Surmounting An Economic Recession, By Taiwo Odukoya

…we should seize this period to correct the structural and attitudinal deficiencies that make us vulnerable to global economic shocks. This is the time to keep hope alive. To unite around the common cause of moving Nigeria out of economically troubled waters into the calm seas of prosperity and progress. We can do it.

We are afflicted in every way, but not crushed; perplexed, but not driven to despair; persecuted, but not forsaken; struck down, but not destroyed. – (2 Corinthians 4:8-9).

In July 2016, the Nigerian Finance Minister announced that the Nigerian economy had technically gone into a recession. And there have been diverse reactions to this. What, however, is a recession? The American National Bureau of Economic Research defines an economic recession as “a significant decline in economic activity spread across the economy, lasting more than a few months, normally visible in real GDP, real income, employment, industrial production, and wholesale-retail sales.” But the question is, what is expected of a nation in a recession?

In 2009, the Japanese economy, as with most economies in the world, was hit by a steep recession. It suffered a fall in production and exports and its real GDP value was cut by 12.1 percent. To combat the recession, the Japanese government embarked on a stimulus package and fiscal policy regime that helped stimulate the country’s decreased employment rate, gave incentives for energy efficient products, gave loans to business owners and ultimately pulled the economy into a recovery.

According to the Financial Times, most of the eurozone also managed to beat the great recession through a combination of growth stimulus packages and fiscal discipline. A research by the Institute for Economic Freedom and Opportunity at the Heritage Foundation also showed that countries who had a culture of fiscal discipline, had greater policy flexibility and were less likely to suffer a protracted slump. So in the least, our attitude should be defined by:

This is not the time to give in to despair. We need a positive attitude, a renewed sense of optimism, because nothing else, however economically sound, will work without a positive attitude. This is not the time for bickering or blame shifting. We have to work together.

1. Discipline. In the first place it was gross indiscipline and waste that brought us to where we are. And as such a fiscal policy with zero tolerance for waste should be pursued at all levels, whether, private, public or corporate. There has to be a complete overhaul in the way we approach spending, savings and investment. This is a time for making sacrifices and leadership at every level has to exemplify it. We have to find the will power and the courage to cut down every area of expenditure that does not add direct value to the economy and invariably to the people.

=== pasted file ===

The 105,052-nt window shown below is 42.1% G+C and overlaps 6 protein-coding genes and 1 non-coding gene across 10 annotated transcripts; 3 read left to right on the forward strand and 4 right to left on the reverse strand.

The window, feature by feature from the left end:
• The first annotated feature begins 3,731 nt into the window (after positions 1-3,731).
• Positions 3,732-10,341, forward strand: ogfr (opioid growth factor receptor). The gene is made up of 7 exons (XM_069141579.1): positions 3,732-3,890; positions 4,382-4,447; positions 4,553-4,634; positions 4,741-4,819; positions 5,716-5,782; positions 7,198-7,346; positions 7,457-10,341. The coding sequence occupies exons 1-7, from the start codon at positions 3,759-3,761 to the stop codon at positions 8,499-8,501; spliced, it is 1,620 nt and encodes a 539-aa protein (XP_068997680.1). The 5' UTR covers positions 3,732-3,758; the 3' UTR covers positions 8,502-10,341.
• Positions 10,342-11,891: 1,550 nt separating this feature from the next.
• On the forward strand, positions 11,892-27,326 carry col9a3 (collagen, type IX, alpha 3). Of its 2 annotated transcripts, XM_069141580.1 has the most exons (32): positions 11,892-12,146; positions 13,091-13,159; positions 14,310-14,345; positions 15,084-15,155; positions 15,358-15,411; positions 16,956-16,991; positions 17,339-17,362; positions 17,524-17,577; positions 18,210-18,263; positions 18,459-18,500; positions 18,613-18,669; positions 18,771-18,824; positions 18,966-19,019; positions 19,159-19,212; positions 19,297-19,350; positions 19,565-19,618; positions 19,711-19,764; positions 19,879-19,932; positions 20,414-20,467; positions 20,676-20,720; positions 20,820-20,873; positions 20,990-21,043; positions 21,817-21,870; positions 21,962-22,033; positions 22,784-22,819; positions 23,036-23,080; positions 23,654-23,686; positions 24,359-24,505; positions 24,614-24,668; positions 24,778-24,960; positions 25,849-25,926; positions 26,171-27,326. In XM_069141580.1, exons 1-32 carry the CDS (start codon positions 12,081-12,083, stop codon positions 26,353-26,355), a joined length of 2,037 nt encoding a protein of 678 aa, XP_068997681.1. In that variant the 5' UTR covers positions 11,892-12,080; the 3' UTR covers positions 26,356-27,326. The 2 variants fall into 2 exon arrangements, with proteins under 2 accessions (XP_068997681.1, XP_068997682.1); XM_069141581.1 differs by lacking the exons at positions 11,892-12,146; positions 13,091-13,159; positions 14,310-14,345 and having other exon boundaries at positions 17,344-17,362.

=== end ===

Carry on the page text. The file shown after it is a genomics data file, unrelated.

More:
2. A positive mindset. “The only thing we have to fear is fear itself.” These were the words of Franklin Roosevelt to the American people in the midst of the great depression of the 1920s. This is not the time to give in to despair. We need a positive attitude, a renewed sense of optimism, because nothing else, however economically sound, will work without a positive attitude. This is not the time for bickering or blame shifting. We have to work together.

We will get past the recession with all hands on deck. But we must not miss its teachable moments (which would include looking inwards). Furthermore we should seize this period to correct the structural and attitudinal deficiencies that make us vulnerable to global economic shocks. This is the time to keep hope alive. To unite around the common cause of moving Nigeria out of economically troubled waters into the calm seas of prosperity and progress. We can do it. We have to do it and by God’s grace, we will do it.

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